Even in the days before professional-quality home recording, CD burners and MP3s enabled artists to create and release music at will, the industry was producing more records than anybody could keep track of. As a result, lots of great music slipped through the cracks of history.
Chicago's Numero Group is devoted to digging into those crevices, lifting out the undiscovered gems and giving them a new spotlight courtesy of its prestigious series of reissues. Foremost among its ventures is Eccentric Soul, a set of compilations bringing new attention to "lovingly mishandled" soul labels from Detroit to Phoenix to Atlanta -and, quite frequently, Columbus.
The first Eccentric Soul release spotlighted Capsoul Records, a Columbus soul label run by the late Bill Moss and featuring obscure local talent Marion Black. Numero later reissued works by Capsoul quartet The Four Mints and dug up more of Black's work for a compilation of the Prix label.
Those albums will come to life at the Lincoln Theatre Monday when Numero's Eccentric Soul Revue rolls into town for an extremely limited engagement featuring Syl Johnson, The Notations and Renaldo Domino. The Columbus tour stop will also feature a tribute to Moss and special performances by Black and The Four Mints.
Though they'll only amount to a fraction of the action Monday, here's a look at the local legends who will be stepping on stage at the Lincoln.
Even before his music career stalled out, Marion Black had the blues.
Few sounds in the Columbus music landscape are as distinct - or as distinctly pleasurable - as Black's voice ringing out richly over slow, mournful grooves. But even when he scored a minor hit in 1971 with "Go On Fool," his dark, smoky brand of soul never caught on in his hometown.
"Most of my time was down South, on the East Coast," Black remembered during an interview last week at his Near East Side home. In fact, Black said he could only remember publicly performing his music once in Columbus.
The road was another story. Black toured for months on the back of "Go On Fool," a gospel-infused slow-drift that peaked at No. 39 on the Billboard R&B chart. After a dispute over royalties with Capsoul founder Bill Moss, Black left Capsoul for Prix Records and never scored another hit.
Even when he sold his song "Off the Critical List" to Chess Records in 1974, the label folded shortly after. Eventually Black gave up on music and stuck with waiting tables at the Holiday Inn on Lane Avenue, where he worked for 25 years before retiring in 1995.
Then, suddenly and surprisingly, this decade has brought Black more attention than ever. First, Columbus native RJD2 sampled Black's "Who Knows" on his acclaimed 2002 album Deadringer. Then Numero's Capsoul reissue rocketed the song into the pop-culture consciousness. "Who Knows," the neglected B-side to "Go On Fool," has appeared on TV shows li Who Killed the Electric Car?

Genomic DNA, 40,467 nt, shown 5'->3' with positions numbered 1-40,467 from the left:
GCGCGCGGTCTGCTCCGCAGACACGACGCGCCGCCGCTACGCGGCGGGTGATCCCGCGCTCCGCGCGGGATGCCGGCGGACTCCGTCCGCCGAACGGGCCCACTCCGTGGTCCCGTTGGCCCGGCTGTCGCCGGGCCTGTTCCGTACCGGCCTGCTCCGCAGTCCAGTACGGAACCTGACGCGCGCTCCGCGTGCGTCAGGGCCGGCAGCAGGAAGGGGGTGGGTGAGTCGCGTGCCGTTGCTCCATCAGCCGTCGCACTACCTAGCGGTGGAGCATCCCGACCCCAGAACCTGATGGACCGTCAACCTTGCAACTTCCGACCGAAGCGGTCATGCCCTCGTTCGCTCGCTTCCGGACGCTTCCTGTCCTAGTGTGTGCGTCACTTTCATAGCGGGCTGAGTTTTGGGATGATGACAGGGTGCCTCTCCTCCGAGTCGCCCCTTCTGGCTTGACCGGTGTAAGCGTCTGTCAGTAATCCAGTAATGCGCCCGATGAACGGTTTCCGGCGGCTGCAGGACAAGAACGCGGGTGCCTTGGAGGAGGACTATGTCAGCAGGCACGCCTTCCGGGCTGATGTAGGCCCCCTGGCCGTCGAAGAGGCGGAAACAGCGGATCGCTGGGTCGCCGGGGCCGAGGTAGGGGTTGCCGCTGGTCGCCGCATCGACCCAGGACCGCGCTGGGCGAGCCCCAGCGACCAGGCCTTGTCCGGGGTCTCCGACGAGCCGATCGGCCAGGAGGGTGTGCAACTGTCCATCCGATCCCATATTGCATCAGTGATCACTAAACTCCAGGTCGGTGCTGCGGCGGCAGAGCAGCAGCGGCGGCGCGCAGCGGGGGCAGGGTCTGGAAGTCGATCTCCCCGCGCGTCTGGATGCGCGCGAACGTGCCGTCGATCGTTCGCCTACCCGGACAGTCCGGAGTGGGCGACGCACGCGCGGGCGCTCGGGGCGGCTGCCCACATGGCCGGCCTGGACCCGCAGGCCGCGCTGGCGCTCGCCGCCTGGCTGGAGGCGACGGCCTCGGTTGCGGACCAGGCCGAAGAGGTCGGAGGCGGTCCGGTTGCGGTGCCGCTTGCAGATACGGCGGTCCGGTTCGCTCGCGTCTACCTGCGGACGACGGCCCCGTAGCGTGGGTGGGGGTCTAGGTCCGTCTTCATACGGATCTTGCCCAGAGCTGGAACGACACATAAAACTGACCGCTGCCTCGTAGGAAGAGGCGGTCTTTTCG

"I thought it was dead in the water a long time ago," Black said. "I never had an idea that it would do what it's doing."
The royalties keep rolling in. Black said he's made more money from his music this year than all his other years combined. That's small consolation in the face of his faltering health and the death of his wife last year, but even a little bit of good news can go a long way towards curing the blues.
The Four Mints
The Four Mints who perform regularly around Columbus are not the same Four Mints who recorded Capsoul classics like "Row My Boat" and "You're My Desire" in the early '70s. Rather, they're sort of an all-star team assembled by original Mint mastermind James Brown to keep the group going as members departed.
That's how the Mints have operated since the mid-'50s, when they featured a rotating cast of Brown's East High School classmates. By the time the group hit the lower reaches of the Billboard charts in the early 1970s, Brown was performing alongside Jimmy Harmon, Donald Russell and Ben "Pete" Caldwell.
That lineup recorded a string of smokin' singles and toured throughout the Midwest regularly, taking their choreographed moves and harmonies to clubs, state fairs, baseball stadiums and college campuses with the likes of the O'Jays and Earth, Wind & Fire. But the rise of disco and the failure of their singles collection prevented them from achieving more widespread success.
"That disco scene just kind of destroyed live entertainment," Brown said.
That didn't stop Brown from pressing on year after year, booking Four Mints gigs wherever there's a demand.
"We sure didn't stay in this for the money," he said. "We have a love of it."
Nowadays, the Mints include Jimmy Radford of the Enchanted 5 and Willie Tatum, who used to sing with Johnson, Hawkins, Tatum and Durr. The first female Mint, Rema McCarroll, joked that she was asked to join just because the late local jazz icon Rusty Bryant was her uncle.
Returning to the Lincoln will be a nostalgic experience for the Mints, who remember attending jam-packed dance parties in the venue's upstairs ballroom. Though Motown hits from "My Girl" to "My Prerogative" often pad out their set, at Numero's Eccentric Soul Revue they'll be performing Four Mints originals exclusively.
Fans eager to see the group in full force can check them out Nov. 28 at the Gateway Health and Wellness Center, where they'll be performing sets at 7:30 and 9:30 p.m. to benefit Jefferson Park's annual Jam-N Jefferson Festival.